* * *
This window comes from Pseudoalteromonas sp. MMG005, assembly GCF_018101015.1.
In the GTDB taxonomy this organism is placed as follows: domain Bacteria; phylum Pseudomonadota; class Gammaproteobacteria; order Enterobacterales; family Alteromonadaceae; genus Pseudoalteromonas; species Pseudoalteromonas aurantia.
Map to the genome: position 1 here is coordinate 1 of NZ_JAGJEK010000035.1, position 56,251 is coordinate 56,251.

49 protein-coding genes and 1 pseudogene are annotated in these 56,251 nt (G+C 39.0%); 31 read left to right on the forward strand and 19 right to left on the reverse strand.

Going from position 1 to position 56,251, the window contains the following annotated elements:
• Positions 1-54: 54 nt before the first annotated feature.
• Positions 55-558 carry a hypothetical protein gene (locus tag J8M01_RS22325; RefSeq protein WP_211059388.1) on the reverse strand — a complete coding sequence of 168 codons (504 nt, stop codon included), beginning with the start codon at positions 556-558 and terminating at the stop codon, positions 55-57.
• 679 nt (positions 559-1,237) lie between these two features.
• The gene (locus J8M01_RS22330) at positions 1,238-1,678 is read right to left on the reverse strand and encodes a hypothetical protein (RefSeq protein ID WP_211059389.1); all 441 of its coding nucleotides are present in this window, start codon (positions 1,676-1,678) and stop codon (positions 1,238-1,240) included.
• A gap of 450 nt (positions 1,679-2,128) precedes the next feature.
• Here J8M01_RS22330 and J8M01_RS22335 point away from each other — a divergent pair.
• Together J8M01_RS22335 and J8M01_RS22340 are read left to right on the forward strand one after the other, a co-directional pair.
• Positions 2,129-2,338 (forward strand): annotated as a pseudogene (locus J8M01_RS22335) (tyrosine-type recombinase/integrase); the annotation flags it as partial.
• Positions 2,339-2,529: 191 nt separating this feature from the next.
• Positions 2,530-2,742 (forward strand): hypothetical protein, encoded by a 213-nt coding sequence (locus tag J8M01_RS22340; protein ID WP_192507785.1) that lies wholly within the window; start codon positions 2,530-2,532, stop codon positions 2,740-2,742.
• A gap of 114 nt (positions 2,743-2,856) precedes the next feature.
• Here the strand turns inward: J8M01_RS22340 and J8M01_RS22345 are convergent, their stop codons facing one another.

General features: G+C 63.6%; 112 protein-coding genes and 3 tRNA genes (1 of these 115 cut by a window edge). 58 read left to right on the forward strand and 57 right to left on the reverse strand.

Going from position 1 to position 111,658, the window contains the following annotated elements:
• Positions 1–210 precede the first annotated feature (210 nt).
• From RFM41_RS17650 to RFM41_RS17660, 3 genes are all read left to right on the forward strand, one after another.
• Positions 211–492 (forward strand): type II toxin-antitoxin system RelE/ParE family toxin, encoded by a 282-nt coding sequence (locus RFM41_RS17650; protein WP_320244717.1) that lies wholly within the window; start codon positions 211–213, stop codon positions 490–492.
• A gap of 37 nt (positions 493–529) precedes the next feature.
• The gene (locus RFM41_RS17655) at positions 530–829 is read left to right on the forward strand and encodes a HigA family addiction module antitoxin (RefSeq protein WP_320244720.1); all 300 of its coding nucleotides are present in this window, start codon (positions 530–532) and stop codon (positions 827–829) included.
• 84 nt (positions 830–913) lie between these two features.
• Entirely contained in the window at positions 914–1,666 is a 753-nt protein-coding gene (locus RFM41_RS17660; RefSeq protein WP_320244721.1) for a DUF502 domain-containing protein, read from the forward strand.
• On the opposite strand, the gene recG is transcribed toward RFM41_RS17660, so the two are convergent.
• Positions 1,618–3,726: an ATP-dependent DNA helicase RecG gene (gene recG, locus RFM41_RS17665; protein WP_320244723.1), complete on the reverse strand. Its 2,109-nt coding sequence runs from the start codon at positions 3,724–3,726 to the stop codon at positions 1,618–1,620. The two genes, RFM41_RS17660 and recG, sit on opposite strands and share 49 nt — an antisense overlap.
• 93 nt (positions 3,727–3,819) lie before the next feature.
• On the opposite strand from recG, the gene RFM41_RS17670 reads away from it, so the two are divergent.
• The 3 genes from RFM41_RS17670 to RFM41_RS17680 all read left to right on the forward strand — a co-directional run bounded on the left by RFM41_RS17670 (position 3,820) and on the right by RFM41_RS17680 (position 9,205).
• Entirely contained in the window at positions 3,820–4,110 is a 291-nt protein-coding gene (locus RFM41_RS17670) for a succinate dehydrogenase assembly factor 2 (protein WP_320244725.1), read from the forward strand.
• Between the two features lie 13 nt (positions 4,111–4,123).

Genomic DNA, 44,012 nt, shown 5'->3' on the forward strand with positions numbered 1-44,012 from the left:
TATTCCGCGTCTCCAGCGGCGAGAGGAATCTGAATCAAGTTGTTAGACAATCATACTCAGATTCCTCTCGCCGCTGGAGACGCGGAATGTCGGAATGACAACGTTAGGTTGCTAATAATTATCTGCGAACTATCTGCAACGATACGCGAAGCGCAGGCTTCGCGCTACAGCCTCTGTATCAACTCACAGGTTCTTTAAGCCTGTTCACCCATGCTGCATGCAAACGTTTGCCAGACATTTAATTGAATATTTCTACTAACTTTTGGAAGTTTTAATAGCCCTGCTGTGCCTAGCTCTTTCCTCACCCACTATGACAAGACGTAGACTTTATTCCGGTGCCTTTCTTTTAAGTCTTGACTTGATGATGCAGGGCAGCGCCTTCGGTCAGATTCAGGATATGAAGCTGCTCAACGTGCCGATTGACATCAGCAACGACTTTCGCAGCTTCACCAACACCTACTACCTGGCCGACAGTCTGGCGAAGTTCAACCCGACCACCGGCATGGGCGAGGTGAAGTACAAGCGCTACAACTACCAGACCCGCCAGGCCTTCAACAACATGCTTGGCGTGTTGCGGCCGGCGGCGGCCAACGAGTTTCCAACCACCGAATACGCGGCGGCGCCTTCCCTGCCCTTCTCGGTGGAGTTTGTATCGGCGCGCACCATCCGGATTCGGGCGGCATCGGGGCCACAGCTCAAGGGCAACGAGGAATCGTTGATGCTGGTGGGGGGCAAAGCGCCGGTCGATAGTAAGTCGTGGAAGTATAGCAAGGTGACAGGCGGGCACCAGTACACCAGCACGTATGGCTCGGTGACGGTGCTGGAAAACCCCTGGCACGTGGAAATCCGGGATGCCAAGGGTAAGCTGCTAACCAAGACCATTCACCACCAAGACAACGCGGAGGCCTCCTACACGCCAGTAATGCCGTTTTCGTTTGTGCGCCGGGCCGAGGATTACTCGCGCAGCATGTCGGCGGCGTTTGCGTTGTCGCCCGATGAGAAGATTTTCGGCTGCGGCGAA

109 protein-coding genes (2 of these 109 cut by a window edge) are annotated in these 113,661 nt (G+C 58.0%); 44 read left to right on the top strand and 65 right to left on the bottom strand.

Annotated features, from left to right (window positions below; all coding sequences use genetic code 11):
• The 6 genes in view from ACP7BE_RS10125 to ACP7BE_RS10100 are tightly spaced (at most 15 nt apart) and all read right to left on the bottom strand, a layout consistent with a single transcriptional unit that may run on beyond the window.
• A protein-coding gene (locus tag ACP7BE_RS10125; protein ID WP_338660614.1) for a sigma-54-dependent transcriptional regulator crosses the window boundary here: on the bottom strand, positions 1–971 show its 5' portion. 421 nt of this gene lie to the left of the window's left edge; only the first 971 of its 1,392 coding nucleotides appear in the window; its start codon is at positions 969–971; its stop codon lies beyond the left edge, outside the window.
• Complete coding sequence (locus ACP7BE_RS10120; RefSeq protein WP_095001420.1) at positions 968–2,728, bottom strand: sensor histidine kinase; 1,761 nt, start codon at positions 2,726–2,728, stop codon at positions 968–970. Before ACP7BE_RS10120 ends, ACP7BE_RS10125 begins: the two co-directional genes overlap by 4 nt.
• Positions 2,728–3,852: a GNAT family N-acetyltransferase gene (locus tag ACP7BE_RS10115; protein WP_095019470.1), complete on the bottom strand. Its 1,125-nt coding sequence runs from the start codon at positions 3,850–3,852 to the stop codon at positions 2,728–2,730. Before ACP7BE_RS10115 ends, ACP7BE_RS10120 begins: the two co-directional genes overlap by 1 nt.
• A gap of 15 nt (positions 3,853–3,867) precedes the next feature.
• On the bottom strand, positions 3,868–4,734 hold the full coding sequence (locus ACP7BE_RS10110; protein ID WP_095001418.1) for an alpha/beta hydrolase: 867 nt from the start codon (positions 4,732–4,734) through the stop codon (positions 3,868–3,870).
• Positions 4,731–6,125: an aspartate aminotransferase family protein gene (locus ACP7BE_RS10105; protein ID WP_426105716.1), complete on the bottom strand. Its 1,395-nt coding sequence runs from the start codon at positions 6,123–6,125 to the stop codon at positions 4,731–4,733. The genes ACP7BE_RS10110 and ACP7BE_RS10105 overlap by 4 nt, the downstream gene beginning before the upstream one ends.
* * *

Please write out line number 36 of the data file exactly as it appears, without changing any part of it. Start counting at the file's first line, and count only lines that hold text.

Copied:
109 protein-coding genes (2 of these 109 cut by a window edge) are annotated in these 113,661 nt (G+C 58.0%); 44 read left to right on the top strand and 65 right to left on the bottom strand.